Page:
Three Approaches to Managing Copyright in 2013

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The new year brings new opportunities to manage copyright-protected works. Are you thinking about your copyright-protected content as an asset and something that can be monetized? And are you doing the most you can to ensure that others’ content is legally used? This is a good time to reflect upon your practices and refine them as necessary.

 1. Protecting Content

What are you doing to protect your own content?   Some simple reminders:

Use the universal copyright symbol, ©, on works that belong to you; this reminds potential users that copyright exists in those works.

Include contact information and a hyperlinked URL for permissions, to increase the likelihood that potential users will seek permissions before using a work.

Audit your content. What content do you own? Include content created by employees as well as content in which the copyright has been assigned to you.

Once you have an inventory of content that you own, consider how you can adapt that content and who might be interested in that content. Are there organizations that may want to license your content?

Your content is a valuable asset.  Set up a mechanism and timetable to conduct periodic online searches to ensure all uses are in fact authorized by you.

2. Using Content of Others

Consider how you use copyright-protected content belonging to others.

Check expiration dates on licensed content to ensure none have lapsed.  Review automatic renewals, notify vendors or content owners of your intention to renew needed licenses or cancel any that have become unnecessary to your business.

Audit all content you have licensed, from images and text to software, and collect that information in an easily accessible, searchable database.  This allows you to quickly locate, and fully and legally utilize, content.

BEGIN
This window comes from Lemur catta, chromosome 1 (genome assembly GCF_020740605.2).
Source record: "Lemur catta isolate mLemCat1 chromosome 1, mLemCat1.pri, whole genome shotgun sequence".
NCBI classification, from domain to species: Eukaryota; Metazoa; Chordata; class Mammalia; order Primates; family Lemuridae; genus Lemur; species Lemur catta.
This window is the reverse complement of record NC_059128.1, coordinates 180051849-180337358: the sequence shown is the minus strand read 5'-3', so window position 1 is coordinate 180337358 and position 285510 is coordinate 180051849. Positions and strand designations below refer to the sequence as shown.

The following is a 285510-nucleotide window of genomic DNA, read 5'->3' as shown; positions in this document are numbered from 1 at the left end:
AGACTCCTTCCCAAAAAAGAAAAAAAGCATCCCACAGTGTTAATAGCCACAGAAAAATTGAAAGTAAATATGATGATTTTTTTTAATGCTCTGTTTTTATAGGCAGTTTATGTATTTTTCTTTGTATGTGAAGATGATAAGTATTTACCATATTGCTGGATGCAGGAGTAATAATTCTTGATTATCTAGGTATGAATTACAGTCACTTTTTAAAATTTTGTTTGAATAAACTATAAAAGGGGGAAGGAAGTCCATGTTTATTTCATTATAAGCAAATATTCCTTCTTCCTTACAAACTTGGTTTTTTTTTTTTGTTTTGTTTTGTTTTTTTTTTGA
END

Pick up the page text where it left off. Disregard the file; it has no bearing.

Identify any works you want to use that may have entered the public domain in 2013. You no longer need permission to use these works.

Ensure that you have written a copyright compliance policy and that your policy reflects recent changes in the law that affect your use of content and your changing use of digital content.  This allows you to answer any copyright questions as they arise and address them consistently and effectively.

Advertise your copyright compliance policy so that everyone in your organization is aware and compliant. In other words, educate about copyright law. Think of innovative ways to spread the copyright message.

3. Social Networking and Copyright Law

Consider 2013 as the year you join one or more of the many social networking opportunities now available.

Copyright law is really buzzing in many online circles.  Twitter, Facebook and Linkedin are all great forums for following news and discussions about current and proposed copyright, and a great way to connect with a broad spectrum of people with similar interests and needs. Also, you can often ask questions and obtain practical tips (though not legal advice) based on the experiences of others.

2 Comments

  1. Lesley says:

    Hi Thomas, my opinion is that a single URL is not protected by copyright. It’s my opinion!

  2. Thomas Goldman says:

    Is a URL a copyrighted item.
    May they be freely used in publications without obtining permission.

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